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Flight Overbooking Models and Decisions

Abstract

United Airlines Inc. (UAL) is a major American airline headquartered in Chicago with nine domestic and international hubs. It serves 342 destinations, more than any other airline does, and ranks second in the world by the number of passenger-kilometers flown by an airline.
United Airlines Flight 3411 made headline news on April 9, 2017 after an involuntarily denied boarding (IDB) selection process resulted in passenger David Dao being forcibly removed from the aircraft by airport police. United management had demanded that Dao give up his seat on the overbooked flight for United employees making a connecting flight, but Dao refused and the situation escalated into violence with airport police. 
Airlines routinely sell more tickets than available seats to compensate for cancellations and no-shows. Overbooking helps airlines maximize revenues and is perfectly legal. However, the practice also comes with risks, as evidenced by the United Airlines incident that publicly exposed flaws of the airline overbooking profit model. Why do airlines overbook? How do they use the model to maximize revenues? What are the appropriate booking limits? In this case, students will address these questions after learning how to model cancellation and no-show uncertainty using the simulation-based overbooking model and hence improve their decision-making ability in a complex and uncertain environment.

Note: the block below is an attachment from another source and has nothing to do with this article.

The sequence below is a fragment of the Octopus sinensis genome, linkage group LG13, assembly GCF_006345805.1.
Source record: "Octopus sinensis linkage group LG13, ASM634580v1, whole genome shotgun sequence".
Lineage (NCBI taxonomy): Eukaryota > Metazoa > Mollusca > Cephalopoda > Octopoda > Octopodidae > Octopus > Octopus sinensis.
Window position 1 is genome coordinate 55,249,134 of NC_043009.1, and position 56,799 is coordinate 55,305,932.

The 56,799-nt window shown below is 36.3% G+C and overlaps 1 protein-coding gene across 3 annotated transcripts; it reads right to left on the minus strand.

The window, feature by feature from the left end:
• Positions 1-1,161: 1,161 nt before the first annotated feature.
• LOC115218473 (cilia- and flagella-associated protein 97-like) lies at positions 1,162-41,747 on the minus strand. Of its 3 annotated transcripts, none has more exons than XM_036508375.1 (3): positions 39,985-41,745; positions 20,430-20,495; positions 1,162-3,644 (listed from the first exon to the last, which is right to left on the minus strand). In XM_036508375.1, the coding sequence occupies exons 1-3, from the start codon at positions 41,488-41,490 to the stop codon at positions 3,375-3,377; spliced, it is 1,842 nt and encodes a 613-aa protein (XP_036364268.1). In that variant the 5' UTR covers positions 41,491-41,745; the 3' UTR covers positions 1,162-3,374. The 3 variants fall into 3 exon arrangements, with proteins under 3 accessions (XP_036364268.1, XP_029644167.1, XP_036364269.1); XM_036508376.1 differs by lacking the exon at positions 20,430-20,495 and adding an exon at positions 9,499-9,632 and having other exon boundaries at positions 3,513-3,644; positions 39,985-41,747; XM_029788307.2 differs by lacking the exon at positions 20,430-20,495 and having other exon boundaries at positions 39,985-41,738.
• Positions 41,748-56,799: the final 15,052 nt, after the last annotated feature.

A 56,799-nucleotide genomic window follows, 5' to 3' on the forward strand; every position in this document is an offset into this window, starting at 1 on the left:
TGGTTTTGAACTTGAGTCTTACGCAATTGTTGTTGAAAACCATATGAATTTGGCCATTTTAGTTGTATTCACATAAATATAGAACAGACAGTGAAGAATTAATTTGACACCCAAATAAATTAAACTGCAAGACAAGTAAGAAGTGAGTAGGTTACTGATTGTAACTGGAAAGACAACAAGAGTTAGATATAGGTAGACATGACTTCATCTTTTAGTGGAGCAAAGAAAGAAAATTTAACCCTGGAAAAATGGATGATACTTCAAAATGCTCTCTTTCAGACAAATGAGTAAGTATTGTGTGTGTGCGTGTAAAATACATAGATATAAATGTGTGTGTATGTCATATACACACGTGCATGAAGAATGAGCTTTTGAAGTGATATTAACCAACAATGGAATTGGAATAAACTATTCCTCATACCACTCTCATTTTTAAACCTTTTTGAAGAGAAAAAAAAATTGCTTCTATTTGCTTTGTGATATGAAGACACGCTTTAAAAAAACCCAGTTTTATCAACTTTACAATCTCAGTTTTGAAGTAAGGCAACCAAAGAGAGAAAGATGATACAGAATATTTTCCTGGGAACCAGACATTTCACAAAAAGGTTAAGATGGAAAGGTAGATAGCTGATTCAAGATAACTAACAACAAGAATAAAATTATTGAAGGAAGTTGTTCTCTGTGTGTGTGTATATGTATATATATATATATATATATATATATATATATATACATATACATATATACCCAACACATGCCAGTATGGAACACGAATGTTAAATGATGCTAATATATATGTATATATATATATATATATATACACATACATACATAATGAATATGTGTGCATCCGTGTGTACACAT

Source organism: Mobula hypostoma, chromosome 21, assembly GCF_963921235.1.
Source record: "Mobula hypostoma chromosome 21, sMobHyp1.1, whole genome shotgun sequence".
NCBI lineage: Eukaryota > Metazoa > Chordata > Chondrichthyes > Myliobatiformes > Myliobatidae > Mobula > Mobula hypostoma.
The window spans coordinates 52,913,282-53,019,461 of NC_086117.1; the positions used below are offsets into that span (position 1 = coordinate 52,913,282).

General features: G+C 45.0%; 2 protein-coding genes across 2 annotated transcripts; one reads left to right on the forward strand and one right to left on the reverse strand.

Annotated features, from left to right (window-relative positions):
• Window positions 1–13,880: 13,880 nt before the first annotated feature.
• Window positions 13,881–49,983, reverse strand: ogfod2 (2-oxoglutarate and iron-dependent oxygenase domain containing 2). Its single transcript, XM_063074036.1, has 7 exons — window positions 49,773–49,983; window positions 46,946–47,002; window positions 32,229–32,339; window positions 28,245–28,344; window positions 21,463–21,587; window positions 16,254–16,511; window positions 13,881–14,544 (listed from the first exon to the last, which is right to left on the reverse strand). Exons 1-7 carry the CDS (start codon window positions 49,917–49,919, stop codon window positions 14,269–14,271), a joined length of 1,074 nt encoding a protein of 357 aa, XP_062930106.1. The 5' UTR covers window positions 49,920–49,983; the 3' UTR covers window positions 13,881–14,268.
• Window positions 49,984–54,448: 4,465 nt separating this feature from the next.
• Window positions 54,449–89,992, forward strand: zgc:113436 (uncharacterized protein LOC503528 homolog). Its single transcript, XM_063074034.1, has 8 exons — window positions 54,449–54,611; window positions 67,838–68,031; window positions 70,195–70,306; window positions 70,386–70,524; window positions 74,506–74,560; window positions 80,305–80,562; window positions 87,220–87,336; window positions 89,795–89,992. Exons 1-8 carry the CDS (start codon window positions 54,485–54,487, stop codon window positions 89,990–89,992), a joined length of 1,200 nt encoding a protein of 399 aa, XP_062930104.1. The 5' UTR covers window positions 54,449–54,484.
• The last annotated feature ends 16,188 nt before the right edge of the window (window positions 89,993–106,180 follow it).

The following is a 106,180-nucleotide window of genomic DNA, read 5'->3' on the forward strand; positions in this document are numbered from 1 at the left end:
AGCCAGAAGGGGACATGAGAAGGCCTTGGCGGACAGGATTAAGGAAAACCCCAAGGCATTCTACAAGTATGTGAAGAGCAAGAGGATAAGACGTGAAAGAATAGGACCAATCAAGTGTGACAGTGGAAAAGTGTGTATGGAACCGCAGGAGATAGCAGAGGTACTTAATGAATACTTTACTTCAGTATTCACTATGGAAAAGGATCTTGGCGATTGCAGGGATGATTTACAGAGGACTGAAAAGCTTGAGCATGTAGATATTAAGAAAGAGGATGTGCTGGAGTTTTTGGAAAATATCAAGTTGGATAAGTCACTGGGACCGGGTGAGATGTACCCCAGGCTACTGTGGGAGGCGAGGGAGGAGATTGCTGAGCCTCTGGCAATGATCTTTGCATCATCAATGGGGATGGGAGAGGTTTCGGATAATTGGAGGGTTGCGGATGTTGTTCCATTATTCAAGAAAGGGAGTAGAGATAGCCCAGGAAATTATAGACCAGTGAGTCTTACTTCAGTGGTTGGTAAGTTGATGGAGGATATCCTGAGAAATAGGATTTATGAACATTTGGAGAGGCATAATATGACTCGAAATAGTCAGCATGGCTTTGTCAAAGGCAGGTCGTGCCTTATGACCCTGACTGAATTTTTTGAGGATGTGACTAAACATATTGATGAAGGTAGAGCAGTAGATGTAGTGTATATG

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Published by:China Europe International Business School

Publish Date:2020-07-07

Language:English

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